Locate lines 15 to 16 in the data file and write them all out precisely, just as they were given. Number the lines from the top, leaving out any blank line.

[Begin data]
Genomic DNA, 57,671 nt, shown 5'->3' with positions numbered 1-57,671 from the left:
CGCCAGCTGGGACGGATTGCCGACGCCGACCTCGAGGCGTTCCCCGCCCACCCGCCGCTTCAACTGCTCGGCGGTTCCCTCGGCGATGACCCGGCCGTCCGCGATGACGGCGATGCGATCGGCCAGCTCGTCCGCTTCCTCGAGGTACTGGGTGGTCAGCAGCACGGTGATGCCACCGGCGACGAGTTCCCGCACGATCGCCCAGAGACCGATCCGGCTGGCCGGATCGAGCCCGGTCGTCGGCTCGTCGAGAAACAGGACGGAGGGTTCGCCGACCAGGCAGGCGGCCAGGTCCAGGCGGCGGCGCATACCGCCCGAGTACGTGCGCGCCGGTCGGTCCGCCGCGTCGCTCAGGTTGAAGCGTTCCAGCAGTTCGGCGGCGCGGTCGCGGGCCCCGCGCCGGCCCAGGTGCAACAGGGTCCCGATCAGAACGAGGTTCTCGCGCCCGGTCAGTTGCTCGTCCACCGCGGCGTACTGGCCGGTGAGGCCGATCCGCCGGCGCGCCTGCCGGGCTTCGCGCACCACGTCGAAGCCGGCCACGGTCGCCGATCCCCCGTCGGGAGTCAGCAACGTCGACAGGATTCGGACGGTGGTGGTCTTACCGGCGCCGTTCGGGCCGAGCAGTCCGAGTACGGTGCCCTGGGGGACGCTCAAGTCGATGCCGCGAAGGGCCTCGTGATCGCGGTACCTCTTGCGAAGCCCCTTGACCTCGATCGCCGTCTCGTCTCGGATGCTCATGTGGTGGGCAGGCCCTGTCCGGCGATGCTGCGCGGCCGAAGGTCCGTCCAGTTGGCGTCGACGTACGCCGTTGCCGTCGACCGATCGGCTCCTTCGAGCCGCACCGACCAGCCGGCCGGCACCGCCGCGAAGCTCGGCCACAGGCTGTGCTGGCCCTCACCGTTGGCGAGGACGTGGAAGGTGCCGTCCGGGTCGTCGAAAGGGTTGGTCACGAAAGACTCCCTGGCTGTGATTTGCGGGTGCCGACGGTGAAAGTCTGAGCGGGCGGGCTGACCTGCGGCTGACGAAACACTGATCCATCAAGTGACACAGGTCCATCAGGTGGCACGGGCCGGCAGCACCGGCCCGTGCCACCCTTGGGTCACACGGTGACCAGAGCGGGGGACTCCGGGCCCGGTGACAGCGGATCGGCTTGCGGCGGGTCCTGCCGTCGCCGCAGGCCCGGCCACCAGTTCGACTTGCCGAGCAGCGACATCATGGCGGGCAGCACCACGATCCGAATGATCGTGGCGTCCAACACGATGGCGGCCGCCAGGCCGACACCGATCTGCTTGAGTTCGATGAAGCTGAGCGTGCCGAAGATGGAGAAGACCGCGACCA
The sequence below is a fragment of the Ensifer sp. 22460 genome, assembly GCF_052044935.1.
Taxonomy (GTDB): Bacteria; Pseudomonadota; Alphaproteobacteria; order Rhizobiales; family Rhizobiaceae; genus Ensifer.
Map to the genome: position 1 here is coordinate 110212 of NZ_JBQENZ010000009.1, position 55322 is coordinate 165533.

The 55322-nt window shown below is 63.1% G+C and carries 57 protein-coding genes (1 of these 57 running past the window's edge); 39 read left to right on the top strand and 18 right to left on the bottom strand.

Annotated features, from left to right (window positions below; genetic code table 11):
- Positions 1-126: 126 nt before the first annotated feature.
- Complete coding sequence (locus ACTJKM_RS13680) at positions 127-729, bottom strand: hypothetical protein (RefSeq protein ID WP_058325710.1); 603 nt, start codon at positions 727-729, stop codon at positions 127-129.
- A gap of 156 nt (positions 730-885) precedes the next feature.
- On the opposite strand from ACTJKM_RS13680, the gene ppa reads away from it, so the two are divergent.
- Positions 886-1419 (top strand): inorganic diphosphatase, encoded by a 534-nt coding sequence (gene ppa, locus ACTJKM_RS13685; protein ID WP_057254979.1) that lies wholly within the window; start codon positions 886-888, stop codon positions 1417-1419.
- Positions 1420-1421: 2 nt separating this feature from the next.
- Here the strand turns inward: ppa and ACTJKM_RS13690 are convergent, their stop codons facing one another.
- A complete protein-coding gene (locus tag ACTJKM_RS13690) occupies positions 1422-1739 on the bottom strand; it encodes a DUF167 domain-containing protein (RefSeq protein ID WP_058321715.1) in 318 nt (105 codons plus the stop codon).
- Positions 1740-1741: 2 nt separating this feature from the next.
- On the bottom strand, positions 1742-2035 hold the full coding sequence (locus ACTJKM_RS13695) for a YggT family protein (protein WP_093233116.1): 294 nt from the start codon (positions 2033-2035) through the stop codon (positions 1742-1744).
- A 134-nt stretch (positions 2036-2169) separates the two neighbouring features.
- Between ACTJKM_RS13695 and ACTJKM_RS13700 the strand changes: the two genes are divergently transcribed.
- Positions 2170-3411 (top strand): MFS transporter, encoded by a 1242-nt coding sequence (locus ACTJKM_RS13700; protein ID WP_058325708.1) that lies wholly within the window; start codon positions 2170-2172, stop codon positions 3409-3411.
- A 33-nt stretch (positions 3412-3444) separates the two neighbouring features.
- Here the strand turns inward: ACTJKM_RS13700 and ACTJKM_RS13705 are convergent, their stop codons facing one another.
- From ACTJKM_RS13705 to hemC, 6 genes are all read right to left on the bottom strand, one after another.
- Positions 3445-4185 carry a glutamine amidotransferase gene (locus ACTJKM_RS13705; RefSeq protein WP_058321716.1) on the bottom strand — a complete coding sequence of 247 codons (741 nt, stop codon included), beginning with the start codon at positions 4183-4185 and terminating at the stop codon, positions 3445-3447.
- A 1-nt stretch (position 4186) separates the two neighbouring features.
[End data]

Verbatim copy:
- A complete protein-coding gene (locus tag ACTJKM_RS13690) occupies positions 1422-1739 on the bottom strand; it encodes a DUF167 domain-containing protein (RefSeq protein ID WP_058321715.1) in 318 nt (105 codons plus the stop codon).
- Positions 1740-1741: 2 nt separating this feature from the next.